Carlton Cushnie, the former chief executive of the Versailles Group who was jailed for fraud two years ago, has paid more than £10m to the courts - one of the highest criminal confiscations collected in the UK.
Mr Cushnie, who received a six-year prison sentence for his part in the £100m Versailles fraud in June 2004, paid in £10,140,732, mainly raised by the forced sale of his villa at St Tropez. The money will be paid out in compensation to the fraud's victims. Versailles was a trade finance house that lost more than £100m of investors' funds. It provided bridging loans to companies but did little genuine business and inflated its turnover using fake documents.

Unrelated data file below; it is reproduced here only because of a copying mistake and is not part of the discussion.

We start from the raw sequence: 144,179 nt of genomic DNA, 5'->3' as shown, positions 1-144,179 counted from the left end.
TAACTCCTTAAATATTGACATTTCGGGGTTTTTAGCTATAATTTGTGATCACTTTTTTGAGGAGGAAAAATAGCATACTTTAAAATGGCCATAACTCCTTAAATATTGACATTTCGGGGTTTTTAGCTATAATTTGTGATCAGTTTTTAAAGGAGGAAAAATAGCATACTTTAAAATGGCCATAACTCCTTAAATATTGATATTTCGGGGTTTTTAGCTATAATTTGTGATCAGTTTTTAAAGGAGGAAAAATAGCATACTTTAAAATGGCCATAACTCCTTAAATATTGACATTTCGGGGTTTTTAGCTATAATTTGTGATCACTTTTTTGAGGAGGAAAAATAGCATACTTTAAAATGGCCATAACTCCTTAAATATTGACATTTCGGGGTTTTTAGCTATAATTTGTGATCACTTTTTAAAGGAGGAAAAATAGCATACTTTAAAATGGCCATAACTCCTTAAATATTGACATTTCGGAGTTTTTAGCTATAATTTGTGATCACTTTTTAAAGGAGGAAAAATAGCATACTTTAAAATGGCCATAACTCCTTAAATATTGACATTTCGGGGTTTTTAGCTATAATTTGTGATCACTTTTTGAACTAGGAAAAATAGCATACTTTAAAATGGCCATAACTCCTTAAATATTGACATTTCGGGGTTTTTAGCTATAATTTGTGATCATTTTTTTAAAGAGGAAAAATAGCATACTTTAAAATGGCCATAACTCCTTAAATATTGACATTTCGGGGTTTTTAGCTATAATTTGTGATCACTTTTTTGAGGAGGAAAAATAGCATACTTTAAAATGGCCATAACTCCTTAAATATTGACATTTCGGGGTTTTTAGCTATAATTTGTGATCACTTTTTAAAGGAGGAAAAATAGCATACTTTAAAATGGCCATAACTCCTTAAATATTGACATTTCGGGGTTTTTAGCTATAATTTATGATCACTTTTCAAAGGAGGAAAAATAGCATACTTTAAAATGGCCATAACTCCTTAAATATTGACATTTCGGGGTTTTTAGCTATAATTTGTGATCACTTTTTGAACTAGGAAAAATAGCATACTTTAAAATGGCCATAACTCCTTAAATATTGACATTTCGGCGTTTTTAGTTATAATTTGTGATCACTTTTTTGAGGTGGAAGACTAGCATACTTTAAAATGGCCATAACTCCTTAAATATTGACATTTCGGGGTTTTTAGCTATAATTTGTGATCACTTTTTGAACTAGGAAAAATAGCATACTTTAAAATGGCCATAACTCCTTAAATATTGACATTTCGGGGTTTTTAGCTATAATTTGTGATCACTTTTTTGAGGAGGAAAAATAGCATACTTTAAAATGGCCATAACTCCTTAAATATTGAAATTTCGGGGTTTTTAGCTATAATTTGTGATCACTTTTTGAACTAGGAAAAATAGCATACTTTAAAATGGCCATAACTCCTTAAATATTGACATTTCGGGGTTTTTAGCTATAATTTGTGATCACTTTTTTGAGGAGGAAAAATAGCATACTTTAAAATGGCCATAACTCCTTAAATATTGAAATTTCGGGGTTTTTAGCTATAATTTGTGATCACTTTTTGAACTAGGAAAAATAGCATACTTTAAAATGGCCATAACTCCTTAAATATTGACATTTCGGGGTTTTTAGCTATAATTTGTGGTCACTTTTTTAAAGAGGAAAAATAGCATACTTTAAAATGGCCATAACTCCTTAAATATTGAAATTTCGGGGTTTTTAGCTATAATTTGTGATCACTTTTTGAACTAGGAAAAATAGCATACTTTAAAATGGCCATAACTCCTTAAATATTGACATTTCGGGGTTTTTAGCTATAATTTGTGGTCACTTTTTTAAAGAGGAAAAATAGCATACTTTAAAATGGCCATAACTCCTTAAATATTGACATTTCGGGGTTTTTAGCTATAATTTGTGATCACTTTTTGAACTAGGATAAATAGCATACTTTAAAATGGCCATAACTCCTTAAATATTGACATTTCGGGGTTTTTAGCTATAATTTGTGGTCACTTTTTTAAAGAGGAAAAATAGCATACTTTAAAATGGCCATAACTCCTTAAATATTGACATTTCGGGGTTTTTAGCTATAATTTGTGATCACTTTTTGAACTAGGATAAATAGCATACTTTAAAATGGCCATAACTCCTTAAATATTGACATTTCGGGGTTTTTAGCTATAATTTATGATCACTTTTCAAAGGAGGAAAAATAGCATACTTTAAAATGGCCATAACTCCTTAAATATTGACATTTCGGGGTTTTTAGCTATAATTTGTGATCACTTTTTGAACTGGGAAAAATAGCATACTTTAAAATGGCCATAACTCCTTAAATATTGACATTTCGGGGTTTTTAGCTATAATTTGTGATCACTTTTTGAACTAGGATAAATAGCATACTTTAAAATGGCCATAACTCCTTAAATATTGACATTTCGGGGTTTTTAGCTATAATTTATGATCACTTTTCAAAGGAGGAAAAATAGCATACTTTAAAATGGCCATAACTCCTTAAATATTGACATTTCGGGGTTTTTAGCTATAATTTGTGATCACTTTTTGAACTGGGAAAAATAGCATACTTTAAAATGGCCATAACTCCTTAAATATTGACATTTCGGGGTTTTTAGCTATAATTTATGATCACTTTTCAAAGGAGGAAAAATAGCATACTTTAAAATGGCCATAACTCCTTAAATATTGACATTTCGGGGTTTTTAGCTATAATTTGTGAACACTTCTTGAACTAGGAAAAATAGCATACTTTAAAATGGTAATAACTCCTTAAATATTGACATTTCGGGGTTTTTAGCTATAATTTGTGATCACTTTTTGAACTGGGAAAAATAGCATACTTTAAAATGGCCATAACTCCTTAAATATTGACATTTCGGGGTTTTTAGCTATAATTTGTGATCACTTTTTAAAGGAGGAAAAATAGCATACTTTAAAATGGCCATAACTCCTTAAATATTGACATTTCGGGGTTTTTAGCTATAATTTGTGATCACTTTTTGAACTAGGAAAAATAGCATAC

Before his fall, Mr Cushnie was a high-profile bus-inessman and a prominent Labour Party donor. Tony Blair is reputed to have introduced him to the then US President Bill Clinton in 1997, describing him as "one of England's leading black businessmen".
Versailles' finance director, Fred Clough, was also convictedand sentenced to six years in jail. On appeal, his sentence was cut by one year. He was banned from being a company director for 15 years, while Mr Cushnie was banned for 10 years.
Mr Cushniewas forced to sell the St Tropez villa after the SFO traced its ownership to a company in his name. Having twice been denied leave to appeal against his conviction, he is believed to be considering an appeal in the European Court of Human Rights.Reuse content